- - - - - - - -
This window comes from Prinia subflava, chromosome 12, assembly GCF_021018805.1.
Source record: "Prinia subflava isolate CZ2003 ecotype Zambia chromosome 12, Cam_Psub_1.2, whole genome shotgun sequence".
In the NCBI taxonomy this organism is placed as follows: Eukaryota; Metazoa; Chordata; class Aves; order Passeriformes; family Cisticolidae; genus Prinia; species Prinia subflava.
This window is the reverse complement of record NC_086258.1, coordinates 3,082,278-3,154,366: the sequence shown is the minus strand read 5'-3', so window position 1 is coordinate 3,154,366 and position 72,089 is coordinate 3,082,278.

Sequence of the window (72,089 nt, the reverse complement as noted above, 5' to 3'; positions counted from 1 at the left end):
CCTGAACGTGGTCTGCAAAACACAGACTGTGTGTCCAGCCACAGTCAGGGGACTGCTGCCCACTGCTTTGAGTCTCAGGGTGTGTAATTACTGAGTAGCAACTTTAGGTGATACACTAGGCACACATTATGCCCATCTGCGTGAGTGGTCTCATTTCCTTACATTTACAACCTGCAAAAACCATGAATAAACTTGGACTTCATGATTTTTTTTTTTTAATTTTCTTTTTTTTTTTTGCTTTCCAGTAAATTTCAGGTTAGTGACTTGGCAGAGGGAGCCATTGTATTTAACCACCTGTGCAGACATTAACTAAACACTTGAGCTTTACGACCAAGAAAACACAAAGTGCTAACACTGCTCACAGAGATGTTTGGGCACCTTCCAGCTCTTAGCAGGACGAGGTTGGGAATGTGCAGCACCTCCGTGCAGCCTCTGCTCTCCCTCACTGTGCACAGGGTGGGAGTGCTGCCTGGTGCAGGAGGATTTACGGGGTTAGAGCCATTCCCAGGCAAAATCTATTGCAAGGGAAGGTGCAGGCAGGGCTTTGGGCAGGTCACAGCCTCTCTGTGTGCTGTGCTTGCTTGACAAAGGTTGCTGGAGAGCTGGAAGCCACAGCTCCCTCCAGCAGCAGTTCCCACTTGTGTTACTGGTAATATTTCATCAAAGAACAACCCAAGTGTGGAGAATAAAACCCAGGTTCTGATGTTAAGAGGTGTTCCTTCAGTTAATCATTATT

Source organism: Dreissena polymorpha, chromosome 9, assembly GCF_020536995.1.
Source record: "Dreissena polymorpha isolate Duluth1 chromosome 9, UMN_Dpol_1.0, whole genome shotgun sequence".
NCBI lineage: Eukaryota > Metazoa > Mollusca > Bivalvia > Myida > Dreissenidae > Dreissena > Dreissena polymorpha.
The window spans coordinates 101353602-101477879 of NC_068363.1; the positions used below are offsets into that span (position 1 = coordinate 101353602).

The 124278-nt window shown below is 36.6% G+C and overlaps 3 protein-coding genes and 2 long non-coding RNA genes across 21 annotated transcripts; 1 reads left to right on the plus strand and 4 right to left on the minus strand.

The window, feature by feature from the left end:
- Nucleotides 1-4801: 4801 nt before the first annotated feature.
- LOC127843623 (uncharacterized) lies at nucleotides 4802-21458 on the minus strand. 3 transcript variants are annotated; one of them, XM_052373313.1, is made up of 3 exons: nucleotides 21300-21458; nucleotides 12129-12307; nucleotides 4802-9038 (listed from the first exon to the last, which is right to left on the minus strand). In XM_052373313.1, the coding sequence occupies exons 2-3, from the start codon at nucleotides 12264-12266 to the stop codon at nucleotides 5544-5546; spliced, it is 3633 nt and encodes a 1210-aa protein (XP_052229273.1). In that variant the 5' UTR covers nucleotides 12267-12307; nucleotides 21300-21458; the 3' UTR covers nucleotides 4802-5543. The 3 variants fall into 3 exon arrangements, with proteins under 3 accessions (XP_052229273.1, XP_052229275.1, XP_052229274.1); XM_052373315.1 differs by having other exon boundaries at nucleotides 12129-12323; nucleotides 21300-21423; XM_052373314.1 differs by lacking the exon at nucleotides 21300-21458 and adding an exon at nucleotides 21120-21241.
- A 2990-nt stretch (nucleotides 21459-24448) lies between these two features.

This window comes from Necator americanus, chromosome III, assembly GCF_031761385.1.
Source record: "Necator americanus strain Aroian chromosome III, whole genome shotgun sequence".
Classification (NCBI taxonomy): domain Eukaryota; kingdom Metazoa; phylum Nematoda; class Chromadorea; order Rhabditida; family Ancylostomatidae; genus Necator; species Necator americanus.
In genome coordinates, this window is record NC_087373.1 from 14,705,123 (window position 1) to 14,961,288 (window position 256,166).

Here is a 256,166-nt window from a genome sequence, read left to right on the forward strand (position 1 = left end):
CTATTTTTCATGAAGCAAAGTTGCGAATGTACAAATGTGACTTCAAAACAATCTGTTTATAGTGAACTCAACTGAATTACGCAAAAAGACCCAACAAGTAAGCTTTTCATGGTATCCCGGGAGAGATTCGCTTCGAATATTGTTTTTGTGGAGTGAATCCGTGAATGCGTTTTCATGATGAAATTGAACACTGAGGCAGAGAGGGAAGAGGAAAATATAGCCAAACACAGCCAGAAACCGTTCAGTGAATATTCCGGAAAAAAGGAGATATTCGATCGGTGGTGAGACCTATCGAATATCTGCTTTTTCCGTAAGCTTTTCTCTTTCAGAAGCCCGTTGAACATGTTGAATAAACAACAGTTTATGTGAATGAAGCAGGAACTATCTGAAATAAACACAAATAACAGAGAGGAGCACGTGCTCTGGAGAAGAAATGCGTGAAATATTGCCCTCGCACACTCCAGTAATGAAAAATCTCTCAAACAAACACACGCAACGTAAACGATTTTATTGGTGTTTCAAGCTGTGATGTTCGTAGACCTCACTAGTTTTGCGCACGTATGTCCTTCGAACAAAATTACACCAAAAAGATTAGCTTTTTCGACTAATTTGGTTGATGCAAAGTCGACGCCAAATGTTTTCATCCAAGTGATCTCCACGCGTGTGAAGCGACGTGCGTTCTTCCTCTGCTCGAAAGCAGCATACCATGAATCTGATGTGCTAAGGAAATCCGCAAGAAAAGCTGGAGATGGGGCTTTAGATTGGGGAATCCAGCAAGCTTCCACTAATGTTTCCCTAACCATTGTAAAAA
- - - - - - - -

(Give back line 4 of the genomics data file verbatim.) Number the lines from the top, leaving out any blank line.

This window is the reverse complement of record NC_086258.1, coordinates 3,082,278-3,154,366: the sequence shown is the minus strand read 5'-3', so window position 1 is coordinate 3,154,366 and position 72,089 is coordinate 3,082,278.